OPINION

Baby Apples II: The Curse of Xerox

Last week I wrote about three companies that had either followed an Apple-like strategy (Gateway), utilized ex-Apple employees (OQO), or executed on a founding Apple principle (AMD/Microsoft).

This week we’ll examine three more companies that owe a lot of what they are to Apple, as part of my not-so-subtle look at what might have been had Apple been able to keep these ideas, concepts and people inside the company.

I’ve often thought of this as the Xerox curse. Apple took the concepts that defined its platform from Xerox, which at the time was led by executives who simply could not see the potential of what they had. But perhaps Apple caught this curse along with the technology. They are now trending towards 1 percent of the market they founded because they too were unable to embrace the brilliance of some of their employees or stay focused on the very concepts that founded the company.

PalmSource and PalmOne

Perhaps the greatest corporate offspring from Apple are the Palm companies. At one time the combined entity enjoyed a market cap greater than that of many large multi-national corporations because the platform was so exciting to users. They have dropped from these highs, but by doing what Apple refused to do — separating the software and hardware units — they slowed the market slide towards Microsoft’s offerings and still dominate the handheld computer segment they first made popular.

They do this by emulating the Apple concepts of strong designs and easy-to-use products. PalmOne’s new Tungsten T5 is a case in point, featuring simple, elegant industrial design, adequate performance, a strong hardware user interface (which transitions between Apple and Windows), and an incredibly loyal user base. The T5 even has an incredibly cool keyboard accessory that allows you to add a notebook-sized keyboard so that you can type to your hearts content. PalmOne also has the leading full-featured smartphone, the Treo 650 http://www.palmone.com/us/products/handhelds/tungsten-t5/ , which is the product most commonly carried by early adopters in the market today. The hardware innovation screams Apple. Of course, PalmSource is the other side of this, offering an OS that is as easy to use as the MacOS and a strong competitor to Microsoft’s own offering.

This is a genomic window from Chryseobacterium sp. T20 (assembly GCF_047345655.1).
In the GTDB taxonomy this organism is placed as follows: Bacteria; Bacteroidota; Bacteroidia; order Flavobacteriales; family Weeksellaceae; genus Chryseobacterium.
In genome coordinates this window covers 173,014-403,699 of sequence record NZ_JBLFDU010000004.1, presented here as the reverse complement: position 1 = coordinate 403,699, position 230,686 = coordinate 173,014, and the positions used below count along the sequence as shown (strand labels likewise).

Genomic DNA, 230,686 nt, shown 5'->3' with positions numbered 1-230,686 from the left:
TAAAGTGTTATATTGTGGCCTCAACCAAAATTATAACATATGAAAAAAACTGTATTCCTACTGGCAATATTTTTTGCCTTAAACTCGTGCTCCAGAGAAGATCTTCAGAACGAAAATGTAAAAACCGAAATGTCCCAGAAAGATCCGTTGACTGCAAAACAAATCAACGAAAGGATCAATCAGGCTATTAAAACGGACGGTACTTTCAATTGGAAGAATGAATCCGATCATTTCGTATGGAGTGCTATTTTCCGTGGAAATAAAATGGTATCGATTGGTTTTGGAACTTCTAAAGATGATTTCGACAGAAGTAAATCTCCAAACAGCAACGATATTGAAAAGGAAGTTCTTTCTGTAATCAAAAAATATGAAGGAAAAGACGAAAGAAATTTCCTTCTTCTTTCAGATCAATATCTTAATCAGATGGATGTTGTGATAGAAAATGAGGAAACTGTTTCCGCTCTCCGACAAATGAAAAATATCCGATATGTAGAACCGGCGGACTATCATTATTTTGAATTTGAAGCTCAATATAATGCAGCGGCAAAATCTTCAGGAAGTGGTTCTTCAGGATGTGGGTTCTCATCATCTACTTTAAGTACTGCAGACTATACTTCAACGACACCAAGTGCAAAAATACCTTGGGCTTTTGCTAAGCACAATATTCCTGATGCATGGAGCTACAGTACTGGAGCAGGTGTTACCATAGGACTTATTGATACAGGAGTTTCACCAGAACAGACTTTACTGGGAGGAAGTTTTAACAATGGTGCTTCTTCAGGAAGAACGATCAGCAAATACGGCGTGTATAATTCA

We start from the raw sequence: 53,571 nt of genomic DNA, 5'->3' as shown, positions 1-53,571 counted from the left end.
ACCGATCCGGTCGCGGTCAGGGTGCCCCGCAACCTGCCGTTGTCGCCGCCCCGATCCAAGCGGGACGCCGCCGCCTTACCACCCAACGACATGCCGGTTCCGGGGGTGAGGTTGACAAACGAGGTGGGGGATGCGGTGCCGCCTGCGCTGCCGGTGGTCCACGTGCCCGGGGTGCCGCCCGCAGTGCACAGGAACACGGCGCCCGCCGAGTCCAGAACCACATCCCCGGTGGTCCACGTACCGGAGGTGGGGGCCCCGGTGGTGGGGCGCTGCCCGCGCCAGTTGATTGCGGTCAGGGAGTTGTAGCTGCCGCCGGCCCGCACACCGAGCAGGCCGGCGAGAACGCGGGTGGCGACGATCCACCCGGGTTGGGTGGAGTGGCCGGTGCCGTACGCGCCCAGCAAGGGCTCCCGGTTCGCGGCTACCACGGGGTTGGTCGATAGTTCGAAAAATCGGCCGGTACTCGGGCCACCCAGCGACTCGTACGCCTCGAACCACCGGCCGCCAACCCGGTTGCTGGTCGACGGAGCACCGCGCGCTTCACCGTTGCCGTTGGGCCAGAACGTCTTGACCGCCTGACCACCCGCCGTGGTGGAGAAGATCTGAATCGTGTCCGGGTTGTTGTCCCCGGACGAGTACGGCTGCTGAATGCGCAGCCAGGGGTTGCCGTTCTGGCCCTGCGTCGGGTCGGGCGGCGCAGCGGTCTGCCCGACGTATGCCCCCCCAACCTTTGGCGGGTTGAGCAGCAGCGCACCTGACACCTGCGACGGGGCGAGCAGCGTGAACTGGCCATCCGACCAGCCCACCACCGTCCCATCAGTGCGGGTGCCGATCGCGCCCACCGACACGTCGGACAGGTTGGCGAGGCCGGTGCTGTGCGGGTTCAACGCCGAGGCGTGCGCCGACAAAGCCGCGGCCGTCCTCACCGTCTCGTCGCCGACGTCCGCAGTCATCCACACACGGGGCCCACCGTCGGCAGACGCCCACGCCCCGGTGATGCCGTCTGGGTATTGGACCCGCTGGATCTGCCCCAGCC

Palm did learn the Apple lesson, however, which makes it different, and more competitive, it two key areas. It separated the hardware and software units to better focus on the distinct markets and to give the firm the chance to grow to its potential. While this growth has been elusive, it did stop the decline, and as a result the two Palms have a much larger share of their segment then Apple has in PCs. The other area is cooperating with Microsoft. Recently they licensed Microsoft’s ActiveSync, allowing Palm products to work seamlessly with Microsoft Outlook and Exchange.

PalmSource and PalmOne are holding their own in a hard-fought market and doing so with a set of products and a strategy Apple chose not to execute. They remain a defining player in handheld computers; Apple largely gave up that role in the PC world years ago. Unfortunately the handheld market is declining, which suggests a little Apple style marketing could help them out a lot here.

Orb Networks